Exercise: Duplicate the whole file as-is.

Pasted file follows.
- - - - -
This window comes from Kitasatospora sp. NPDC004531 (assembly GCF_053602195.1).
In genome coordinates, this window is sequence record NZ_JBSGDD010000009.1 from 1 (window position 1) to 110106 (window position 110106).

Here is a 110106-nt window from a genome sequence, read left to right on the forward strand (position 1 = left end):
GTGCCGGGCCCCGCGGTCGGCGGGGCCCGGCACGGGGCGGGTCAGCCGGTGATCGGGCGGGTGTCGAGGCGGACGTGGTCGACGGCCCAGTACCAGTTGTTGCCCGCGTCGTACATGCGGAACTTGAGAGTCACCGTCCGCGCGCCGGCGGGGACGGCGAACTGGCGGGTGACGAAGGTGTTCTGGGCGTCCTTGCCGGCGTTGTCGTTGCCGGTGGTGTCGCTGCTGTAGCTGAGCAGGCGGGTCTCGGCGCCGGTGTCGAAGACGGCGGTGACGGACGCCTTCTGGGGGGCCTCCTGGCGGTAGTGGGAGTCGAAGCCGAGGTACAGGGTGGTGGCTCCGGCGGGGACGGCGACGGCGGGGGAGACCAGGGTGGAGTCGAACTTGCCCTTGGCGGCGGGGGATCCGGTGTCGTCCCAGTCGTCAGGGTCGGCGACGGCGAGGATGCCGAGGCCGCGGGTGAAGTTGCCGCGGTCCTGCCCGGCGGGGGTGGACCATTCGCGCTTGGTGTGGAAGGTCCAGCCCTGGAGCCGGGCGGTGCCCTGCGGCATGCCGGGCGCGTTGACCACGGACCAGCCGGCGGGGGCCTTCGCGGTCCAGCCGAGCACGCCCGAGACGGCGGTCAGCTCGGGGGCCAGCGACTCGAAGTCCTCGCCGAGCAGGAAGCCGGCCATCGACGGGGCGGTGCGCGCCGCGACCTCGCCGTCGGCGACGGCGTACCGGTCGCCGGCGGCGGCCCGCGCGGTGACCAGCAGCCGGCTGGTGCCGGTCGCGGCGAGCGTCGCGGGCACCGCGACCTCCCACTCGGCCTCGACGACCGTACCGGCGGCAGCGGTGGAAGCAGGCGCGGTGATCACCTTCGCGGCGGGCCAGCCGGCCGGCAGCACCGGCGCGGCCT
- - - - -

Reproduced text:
This window comes from Kitasatospora sp. NPDC004531 (assembly GCF_053602195.1).
In genome coordinates, this window is sequence record NZ_JBSGDD010000009.1 from 1 (window position 1) to 110106 (window position 110106).

Here is a 110106-nt window from a genome sequence, read left to right on the forward strand (position 1 = left end):
GTGCCGGGCCCCGCGGTCGGCGGGGCCCGGCACGGGGCGGGTCAGCCGGTGATCGGGCGGGTGTCGAGGCGGACGTGGTCGACGGCCCAGTACCAGTTGTTGCCCGCGTCGTACATGCGGAACTTGAGAGTCACCGTCCGCGCGCCGGCGGGGACGGCGAACTGGCGGGTGACGAAGGTGTTCTGGGCGTCCTTGCCGGCGTTGTCGTTGCCGGTGGTGTCGCTGCTGTAGCTGAGCAGGCGGGTCTCGGCGCCGGTGTCGAAGACGGCGGTGACGGACGCCTTCTGGGGGGCCTCCTGGCGGTAGTGGGAGTCGAAGCCGAGGTACAGGGTGGTGGCTCCGGCGGGGACGGCGACGGCGGGGGAGACCAGGGTGGAGTCGAACTTGCCCTTGGCGGCGGGGGATCCGGTGTCGTCCCAGTCGTCAGGGTCGGCGACGGCGAGGATGCCGAGGCCGCGGGTGAAGTTGCCGCGGTCCTGCCCGGCGGGGGTGGACCATTCGCGCTTGGTGTGGAAGGTCCAGCCCTGGAGCCGGGCGGTGCCCTGCGGCATGCCGGGCGCGTTGACCACGGACCAGCCGGCGGGGGCCTTCGCGGTCCAGCCGAGCACGCCCGAGACGGCGGTCAGCTCGGGGGCCAGCGACTCGAAGTCCTCGCCGAGCAGGAAGCCGGCCATCGACGGGGCGGTGCGCGCCGCGACCTCGCCGTCGGCGACGGCGTACCGGTCGCCGGCGGCGGCCCGCGCGGTGACCAGCAGCCGGCTGGTGCCGGTCGCGGCGAGCGTCGCGGGCACCGCGACCTCCCACTCGGCCTCGACGACCGTACCGGCGGCAGCGGTGGAAGCAGGCGCGGTGATCACCTTCGCGGCGGGCCAGCCGGCCGGCAGCACCGGCGCGGCCT